Scene 2

Dr Bartolo’s house in the evening

Basilio tells Bartolo that “Don Alonso” must be the Count. Bartolo sends Basilio away to fetch a notary to be able to marry Rosna as soon as possible. He tells Rosina that Lindoro is in love with another woman an is showing interest to trick her into marrying the count. Rosina is distraught and reveals the plans escape with “Lindoro”. Bartolo promises that he will stop their wedding plans.

It’s close to midnight and a storm is raging. Fiagro and the count enter Bartolo’s house from the balcony. The Count is met by an angry Rosina accusing him of betraying her. He reveals is true identity, that Lindoro in fact is the Count. Rosina and the Count express their love for each other. Basilio enters with the notary. Figaro asks the notary to marry his niece to the count. The count pays Basilio to keep his mouth shut. The marriage contract is signed. Soon after, Bartolo arrives with a police officer. The Count manages to avoid to be arrested once again, revealing his true identity. Bartolo is calmed when he finds out that he can retain Rosina’s dowry. They all sing about the triumph of love.


Rosina – Soprano/Mezzo-soprano/Contralto (lyric)

A rich pupil in Bartolo's house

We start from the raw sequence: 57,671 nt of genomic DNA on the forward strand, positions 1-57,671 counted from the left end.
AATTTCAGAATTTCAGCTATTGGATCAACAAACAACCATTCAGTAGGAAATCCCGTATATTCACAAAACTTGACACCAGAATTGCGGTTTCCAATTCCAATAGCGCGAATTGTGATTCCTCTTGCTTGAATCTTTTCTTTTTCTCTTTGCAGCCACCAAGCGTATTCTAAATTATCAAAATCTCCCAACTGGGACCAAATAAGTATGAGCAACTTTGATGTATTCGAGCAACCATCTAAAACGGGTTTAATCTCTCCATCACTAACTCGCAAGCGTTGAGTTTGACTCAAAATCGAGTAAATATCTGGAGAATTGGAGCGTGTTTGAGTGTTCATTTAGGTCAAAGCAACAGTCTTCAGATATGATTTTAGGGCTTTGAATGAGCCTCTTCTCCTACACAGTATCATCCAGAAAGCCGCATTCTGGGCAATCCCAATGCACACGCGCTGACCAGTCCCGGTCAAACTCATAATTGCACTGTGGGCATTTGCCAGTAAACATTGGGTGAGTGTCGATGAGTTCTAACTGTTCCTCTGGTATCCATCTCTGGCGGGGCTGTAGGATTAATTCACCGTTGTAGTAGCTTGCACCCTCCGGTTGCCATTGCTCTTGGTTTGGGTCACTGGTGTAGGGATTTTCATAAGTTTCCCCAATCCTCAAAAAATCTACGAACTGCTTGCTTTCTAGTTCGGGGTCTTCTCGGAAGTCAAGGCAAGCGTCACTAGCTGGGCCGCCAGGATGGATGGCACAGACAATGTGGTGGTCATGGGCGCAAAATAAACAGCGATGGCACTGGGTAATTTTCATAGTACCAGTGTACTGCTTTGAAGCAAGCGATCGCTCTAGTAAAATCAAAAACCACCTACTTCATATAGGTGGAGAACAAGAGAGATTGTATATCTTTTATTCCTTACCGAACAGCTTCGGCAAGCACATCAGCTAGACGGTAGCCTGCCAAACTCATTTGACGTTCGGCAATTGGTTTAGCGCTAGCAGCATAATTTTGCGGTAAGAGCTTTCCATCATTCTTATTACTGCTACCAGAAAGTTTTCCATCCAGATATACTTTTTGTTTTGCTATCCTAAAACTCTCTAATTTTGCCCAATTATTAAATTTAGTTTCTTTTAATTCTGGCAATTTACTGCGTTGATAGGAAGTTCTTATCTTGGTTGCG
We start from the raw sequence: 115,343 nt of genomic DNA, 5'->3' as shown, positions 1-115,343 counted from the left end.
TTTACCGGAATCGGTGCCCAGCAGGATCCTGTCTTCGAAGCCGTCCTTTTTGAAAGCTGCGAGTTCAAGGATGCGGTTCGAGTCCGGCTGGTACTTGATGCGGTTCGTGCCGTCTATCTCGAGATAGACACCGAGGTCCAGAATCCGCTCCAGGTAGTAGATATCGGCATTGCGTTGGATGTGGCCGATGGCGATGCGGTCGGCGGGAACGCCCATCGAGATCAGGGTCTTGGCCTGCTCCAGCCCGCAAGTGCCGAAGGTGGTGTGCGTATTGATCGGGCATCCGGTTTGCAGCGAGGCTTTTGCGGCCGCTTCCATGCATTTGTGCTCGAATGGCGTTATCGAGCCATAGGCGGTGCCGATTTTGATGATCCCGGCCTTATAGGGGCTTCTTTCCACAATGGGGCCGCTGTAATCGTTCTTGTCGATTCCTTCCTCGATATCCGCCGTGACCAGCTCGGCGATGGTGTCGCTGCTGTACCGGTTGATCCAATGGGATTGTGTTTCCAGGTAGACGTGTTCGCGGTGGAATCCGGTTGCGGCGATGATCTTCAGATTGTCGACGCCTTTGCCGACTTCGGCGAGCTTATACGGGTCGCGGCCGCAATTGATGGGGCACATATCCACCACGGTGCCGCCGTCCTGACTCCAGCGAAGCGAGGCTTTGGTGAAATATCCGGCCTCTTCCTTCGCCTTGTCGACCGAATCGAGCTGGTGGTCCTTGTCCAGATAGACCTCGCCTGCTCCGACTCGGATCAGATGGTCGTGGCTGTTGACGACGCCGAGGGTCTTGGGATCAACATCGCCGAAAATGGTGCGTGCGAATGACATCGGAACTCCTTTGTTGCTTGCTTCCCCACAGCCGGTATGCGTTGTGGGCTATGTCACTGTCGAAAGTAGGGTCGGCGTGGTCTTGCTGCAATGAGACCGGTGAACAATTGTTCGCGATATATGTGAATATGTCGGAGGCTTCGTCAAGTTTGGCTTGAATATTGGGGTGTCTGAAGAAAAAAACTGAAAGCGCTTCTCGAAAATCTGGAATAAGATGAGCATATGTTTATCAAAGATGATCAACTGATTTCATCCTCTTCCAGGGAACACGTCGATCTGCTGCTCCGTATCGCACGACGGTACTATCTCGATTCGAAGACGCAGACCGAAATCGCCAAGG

Count Almaviva – Tenor (leggiero)

In love with Rosina, disguised as the poor student “Lindoro”, a drunken soldier and the priest and music teacher Don Alonso

Bartolo – Bass (lyric)

Doctor, Rosina’s guardian

Figaro – Baritone (lyric)

The barber of Seville, a man of many trades

Basilio – Bass (buffo)

Rosina’s music teacher, conspiring with Bartolo

Berta – Mezzo-soprano (lyric)

Old governess at Bartolo’s house

Fiorello – Bass

Almaviva’s servant

Ambrogio – Bass

Bartolo’s servant

Police officer - Bass

A notary


Gioachino Rossini
1792 - 1868

Place of birth: Pesaro, Italy
place of death: Paris, France

composer gioachino rossini


Gioachino Rossini was an Italian composer known for shaping the style of Bel canto together with Bellini and Donizetti. He was born in Pesaro in a musical family and started music school in Bologna at the age of 12. His father was a trumpeter and his mother was a singer. During his career he wrote 39 operas, sacred music, chamber music, piano pieces and songs.

Rossini married the singer Isabella Colbran in 1822. It was a difficult marriage. Rossini wrote many roles for her, but her voice gradually declined and she was forced to retire. It put a strain on their relationship. They lived separately from 1830 when Rossini met Olympe Pélissier who was to become his future wife. In 1835 Rossini and Colbran officially divorced and 10 years later he married Pélissier who was his wife until his death. Rossini died in Paris after an unsuccessful operation to treat colorectal cancer at the age of 76.